Cain, Romney, Gingrich Nearly Tied In New National Poll
A three-way tie?
Herman Cain is still at the top of the field in a new CBS News national poll of the Republican Presidential field, but his lead has been cut and much of the support he lost seems to have gone to former Speaker of the House Newt Gingrich:
In the Republican race for the presidential nomination, Newt Gingrich’s support continues to slowly grow, and he is now tied with Mitt Romney for second place, while Herman Cain just edges both of them out for the top spot. Both Cain and Romney have lost support since late October.
In a new CBS News Poll, 61 percent of Republican primary voters say the sexual harassment accusations against Cain won’t make any difference in their vote, but 30 percent say the charges make them less likely to back him, and that rises to 38 percent among women. Cain has lost support among women since last month – from 28 percent in October to 15 percent now. He has lost ground with conservatives and Tea Party supporters as well.
But the race could still change; seven in 10 Republican primary voters say it is still too early to say for sure which candidate they will support.
The field of Republican candidates now has three candidates within striking distance of each other at the top of the list: with 18 percent, Herman Cain is in the top spot, followed by Mitt Romney and Newt Gingrich with 15% each. Support for both Cain and Romney has declined since late last month, and Gingrich is the only one of the top three whose support is steadily – if slowly – on the upswing.
There are no numbers given for any of the other candidates, which leads one to assume that they are all below 10%, including Rick Perry and Michele Bachmann. We also don’t have any of the crosstabs for this poll so it’s hard to tell if this is indicative of a new trend — Rising Newt, Falling Cain we can call it, perhaps — or a statistical blip. If it holds out, though, it looks like a pretty significant drop for Cain. Before today, Cain’s RealClearPolitics average was at 25.2, Gingrich’s was at 12.2 and the last CBS/New York Times Poll had Cain at 25% and Gingrich at 10%. These numbers are also significantly different from the numbers we saw out of NBC News and ABC News, although those polls, unlike this one, were taken before the latest revelations about Herman Cain. Whether it’s indicative of a trend, though, will have to wait for additional polling, some of which we’ll start to see Sunday morning when NBC releases its new poll.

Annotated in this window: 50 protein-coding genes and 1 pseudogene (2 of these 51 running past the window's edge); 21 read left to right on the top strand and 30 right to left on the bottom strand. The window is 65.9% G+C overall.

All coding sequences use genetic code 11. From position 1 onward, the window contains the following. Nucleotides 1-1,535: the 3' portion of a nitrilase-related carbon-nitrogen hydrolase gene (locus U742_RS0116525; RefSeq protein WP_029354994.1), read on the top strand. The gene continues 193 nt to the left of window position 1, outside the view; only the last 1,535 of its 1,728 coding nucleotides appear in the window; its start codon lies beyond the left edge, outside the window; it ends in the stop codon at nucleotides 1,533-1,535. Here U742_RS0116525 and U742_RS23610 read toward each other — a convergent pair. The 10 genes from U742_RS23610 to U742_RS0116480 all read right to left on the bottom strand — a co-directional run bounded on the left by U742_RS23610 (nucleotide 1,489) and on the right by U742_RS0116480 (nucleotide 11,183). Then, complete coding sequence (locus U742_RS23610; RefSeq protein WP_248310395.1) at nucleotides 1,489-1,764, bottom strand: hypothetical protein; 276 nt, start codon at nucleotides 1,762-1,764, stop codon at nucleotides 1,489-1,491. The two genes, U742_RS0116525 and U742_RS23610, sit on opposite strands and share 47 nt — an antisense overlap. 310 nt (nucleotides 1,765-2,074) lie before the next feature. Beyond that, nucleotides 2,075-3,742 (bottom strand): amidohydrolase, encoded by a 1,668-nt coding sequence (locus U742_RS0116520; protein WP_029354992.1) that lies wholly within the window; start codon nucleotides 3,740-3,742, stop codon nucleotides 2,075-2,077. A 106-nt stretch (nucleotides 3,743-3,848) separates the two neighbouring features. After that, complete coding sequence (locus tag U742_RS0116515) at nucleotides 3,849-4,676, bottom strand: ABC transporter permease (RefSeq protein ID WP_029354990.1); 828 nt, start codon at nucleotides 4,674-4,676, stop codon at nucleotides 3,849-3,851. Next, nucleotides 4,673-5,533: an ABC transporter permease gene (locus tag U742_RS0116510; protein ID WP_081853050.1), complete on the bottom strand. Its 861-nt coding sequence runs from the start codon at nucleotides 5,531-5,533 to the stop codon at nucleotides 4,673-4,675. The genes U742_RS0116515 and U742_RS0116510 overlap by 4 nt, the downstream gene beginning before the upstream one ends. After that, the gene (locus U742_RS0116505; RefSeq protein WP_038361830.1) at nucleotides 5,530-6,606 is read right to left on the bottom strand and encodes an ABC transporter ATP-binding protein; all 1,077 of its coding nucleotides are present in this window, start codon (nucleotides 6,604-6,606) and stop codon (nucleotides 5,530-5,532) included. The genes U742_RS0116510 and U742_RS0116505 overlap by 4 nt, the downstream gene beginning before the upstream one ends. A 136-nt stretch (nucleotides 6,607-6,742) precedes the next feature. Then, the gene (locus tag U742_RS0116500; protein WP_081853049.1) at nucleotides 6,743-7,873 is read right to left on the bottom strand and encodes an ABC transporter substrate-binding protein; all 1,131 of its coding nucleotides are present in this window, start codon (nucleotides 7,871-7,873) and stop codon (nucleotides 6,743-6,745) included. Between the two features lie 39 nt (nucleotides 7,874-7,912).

The other, and perhaps most significant factor here is the massive amount of unrest among the voters. There is virtually no solidification behind any one person as the standard bearer yet. With less than two months until votes are cast in Iowa and New Hampshire, more than 70% of respondents are saying that “it’s still too early to say which candidate they will support.”
That’s not just a few independent leaners sitting on the fence. That’s a huge majority of the primary crowd. Perry seems to be doing the comedy tour circuit to play down debate gaffs and show that he’s got a sense of humor about it all. Cain is sticking to his, “nothing happened, let’s move on” strategy about the harassment allegations, and Newt is… well, he’s just being Newt. For better or worse, the voters seem to be waiting for some sort of Come to Jesus moment when the herd will receive the sign they’re waiting for and begin lining up.
That may never happen. I’m surprised to be saying it, but absent a serious sea change, this thing might actually go deep into the late state primaries if somebody can’t find a way to seize some actual, lasting momentum.
Republican primaries and their delegate allocation rules are structured differently than Democratic primaries (Republicans also don’t have Superdelegates like the DNC does), so it’s not as likely that a Republican primary race could go as long as the Obama-Hillary race did in 2008. It’s not impossible, though, and it all depends on what happens in the early primaries in January. Cain is currently ahead in Iowa, although there are signs that his lead there is slipping in the wake of the sexual harassment stories. If he loses there, then his campaign may be fatally wounded. If New Hampshire is Mitt Romney’s barring an unlikely total collapse, so the best anyone can hope for their is a strong second place. Though he doesn’t say it, this seems to be what Jon Huntsman is hoping for, although I’m not sure how he’d capitalize on a good New Hampshire showing if he got it. Next we’ve got South Carolina, where Cain also still leads. However, if he loses Iowa then he’s likely to slip in South Carolina and a loss there heading in to Florida at the end of the month would be near-fatal. On the other hand, if Gingrich could manage to actually win one of those states, then he becomes a contender.
If things play out like they usually do for Republicans, then we’ll have two main contenders heading into Florida, then we’ll have two contenders, Romney and whoever the not-Romney is. If it turns out that there are two “Not-Romney’s” then that only helps Romney further, allowing him to pull off a victory without even a plurality of the vote. After Florida, there’s nearly a month off before the next round of primaries, which allows Romney time to regroup, raise funds, and prepare for the primaries in big states like California, New York, and Ohio where he’s likely to have an advantage. In the end, I still see the most likely outcome being a Romney victory, but hey, crazier things have happened.